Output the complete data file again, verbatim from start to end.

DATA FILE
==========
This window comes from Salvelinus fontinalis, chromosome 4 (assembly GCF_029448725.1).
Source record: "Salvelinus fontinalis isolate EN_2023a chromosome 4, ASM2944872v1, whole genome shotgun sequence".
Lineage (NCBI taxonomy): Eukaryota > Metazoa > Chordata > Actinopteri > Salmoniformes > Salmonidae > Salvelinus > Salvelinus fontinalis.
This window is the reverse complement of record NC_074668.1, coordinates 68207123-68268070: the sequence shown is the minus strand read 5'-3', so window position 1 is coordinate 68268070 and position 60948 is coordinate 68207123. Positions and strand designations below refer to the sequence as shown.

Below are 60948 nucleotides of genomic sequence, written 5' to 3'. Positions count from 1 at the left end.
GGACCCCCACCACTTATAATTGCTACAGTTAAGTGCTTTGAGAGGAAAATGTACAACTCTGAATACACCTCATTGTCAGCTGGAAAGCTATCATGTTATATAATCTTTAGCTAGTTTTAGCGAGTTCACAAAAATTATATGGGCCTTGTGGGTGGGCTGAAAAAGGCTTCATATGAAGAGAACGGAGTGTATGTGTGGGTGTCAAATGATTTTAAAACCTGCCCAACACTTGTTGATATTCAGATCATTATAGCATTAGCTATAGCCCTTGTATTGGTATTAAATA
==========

This window comes from Salvelinus fontinalis, chromosome 4 (assembly GCF_029448725.1).
Source record: "Salvelinus fontinalis isolate EN_2023a chromosome 4, ASM2944872v1, whole genome shotgun sequence".
Lineage (NCBI taxonomy): Eukaryota > Metazoa > Chordata > Actinopteri > Salmoniformes > Salmonidae > Salvelinus > Salvelinus fontinalis.
This window is the reverse complement of record NC_074668.1, coordinates 68207123-68268070: the sequence shown is the minus strand read 5'-3', so window position 1 is coordinate 68268070 and position 60948 is coordinate 68207123. Positions and strand designations below refer to the sequence as shown.

Below are 60948 nucleotides of genomic sequence, written 5' to 3'. Positions count from 1 at the left end.
GGACCCCCACCACTTATAATTGCTACAGTTAAGTGCTTTGAGAGGAAAATGTACAACTCTGAATACACCTCATTGTCAGCTGGAAAGCTATCATGTTATATAATCTTTAGCTAGTTTTAGCGAGTTCACAAAAATTATATGGGCCTTGTGGGTGGGCTGAAAAAGGCTTCATATGAAGAGAACGGAGTGTATGTGTGGGTGTCAAATGATTTTAAAACCTGCCCAACACTTGTTGATATTCAGATCATTATAGCATTAGCTATAGCCCTTGTATTGGTATTAAATA